Thus, sewage had salvaged the first farming operation at Vassar, and sewage was responsible for the acquisition of the land that was to be the Vassar Farm.

Relocating the Farming Operation

Barns and model dairy, ca. 1930

At the turn of the century, the college’s farming operation was still located on the southernmost part of the main campus. After the Vassar Chapel was completed in 1904, college administrators wanted to move the farming operation because the mooing of the cows interfered with the solemnity of Chapel activities. This move was made possible by the acquisition of several parcels adjacent to the Vassar Brothers Hospital parcel: the Davies farm (300 acres deeded to the college as a gift in 1911 by Augustus and May Elton Davies) and the Doughty property (the land bordering Rt. 376, acquired in 1916 from James Doughty, a trustee in the early years of the college). The Doughty property, between Zach’s Way and Cedar Avenue, the locale of the Cider Mill, well known to Vassar students in the 30s and 40s, included a beautiful house, which the college now uses as an apartment house for faculty members. (1)

Farmerettes milking

With the consolidation of these parcels into a single tract, Vassar’s farming operation was relocated and enlarged with the building of a double farmer’s house, the cow barn, and chicken coops. According to the 1918-19 Vassar College Catalogue, the farm included “a model dairy and poultry farm, greenhouses, stables, storage barns and farm houses….[It] produces vegetables for the college table, and grain and fodder for the cattle and poultry. The dairy supplies milk and cream for the college from a tested herd of Holstein cattle.”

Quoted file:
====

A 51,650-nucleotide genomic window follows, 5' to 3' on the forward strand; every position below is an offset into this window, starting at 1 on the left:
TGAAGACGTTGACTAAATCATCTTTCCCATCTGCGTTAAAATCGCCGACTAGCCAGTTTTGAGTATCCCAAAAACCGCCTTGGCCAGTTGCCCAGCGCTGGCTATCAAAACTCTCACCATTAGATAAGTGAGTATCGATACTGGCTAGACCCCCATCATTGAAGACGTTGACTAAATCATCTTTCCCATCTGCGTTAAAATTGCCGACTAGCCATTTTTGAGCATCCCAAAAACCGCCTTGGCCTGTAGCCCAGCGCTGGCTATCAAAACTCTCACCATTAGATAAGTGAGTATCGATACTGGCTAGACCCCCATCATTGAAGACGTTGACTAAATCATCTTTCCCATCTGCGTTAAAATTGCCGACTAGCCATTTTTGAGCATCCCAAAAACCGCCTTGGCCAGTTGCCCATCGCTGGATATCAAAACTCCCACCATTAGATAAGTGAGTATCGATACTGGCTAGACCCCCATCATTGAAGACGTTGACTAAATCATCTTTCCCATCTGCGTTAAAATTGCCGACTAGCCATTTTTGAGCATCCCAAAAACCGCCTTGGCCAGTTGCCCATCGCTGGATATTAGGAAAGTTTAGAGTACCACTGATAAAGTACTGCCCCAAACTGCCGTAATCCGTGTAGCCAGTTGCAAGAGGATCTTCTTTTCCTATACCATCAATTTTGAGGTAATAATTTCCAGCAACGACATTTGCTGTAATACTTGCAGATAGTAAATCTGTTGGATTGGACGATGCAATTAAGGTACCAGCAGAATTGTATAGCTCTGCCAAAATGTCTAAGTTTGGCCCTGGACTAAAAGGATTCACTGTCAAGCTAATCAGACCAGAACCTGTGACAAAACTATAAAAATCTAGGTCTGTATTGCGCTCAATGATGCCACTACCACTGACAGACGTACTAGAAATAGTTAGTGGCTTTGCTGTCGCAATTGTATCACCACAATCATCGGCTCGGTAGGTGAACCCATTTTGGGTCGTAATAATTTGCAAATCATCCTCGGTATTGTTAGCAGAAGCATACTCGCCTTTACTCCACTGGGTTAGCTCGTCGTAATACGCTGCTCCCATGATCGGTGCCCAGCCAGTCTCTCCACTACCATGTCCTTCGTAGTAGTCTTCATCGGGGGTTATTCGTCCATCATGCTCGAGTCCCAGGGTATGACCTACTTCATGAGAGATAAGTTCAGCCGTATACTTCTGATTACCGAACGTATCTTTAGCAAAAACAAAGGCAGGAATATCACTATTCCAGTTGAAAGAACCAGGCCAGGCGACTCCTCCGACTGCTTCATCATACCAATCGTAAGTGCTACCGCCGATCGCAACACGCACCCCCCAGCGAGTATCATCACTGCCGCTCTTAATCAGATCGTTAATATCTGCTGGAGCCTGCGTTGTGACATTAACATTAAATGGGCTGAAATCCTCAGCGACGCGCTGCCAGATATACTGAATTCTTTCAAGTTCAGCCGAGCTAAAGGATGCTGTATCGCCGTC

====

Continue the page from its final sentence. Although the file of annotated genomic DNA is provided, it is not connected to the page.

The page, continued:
The Vassar Farm Unit

They chopped wood, milked cows, ploughed fields, and hoed the rows. Because of its novelty, the Vassar Farm Unit was invited to present a “live exhibit” at the first Eastern States Exposition, a ten-state agricultural fair in September 1917, and five girls were excused from class for ten days to demonstrate their farming skills before some 138,000 visitors. (2)

In World War II, students were again employed on the farm and also to keep up the grounds and gardens on the main campus. Some of the students worked for a local canning factory, and others helped local farmers with their garden work.

The Farm at Mid-Century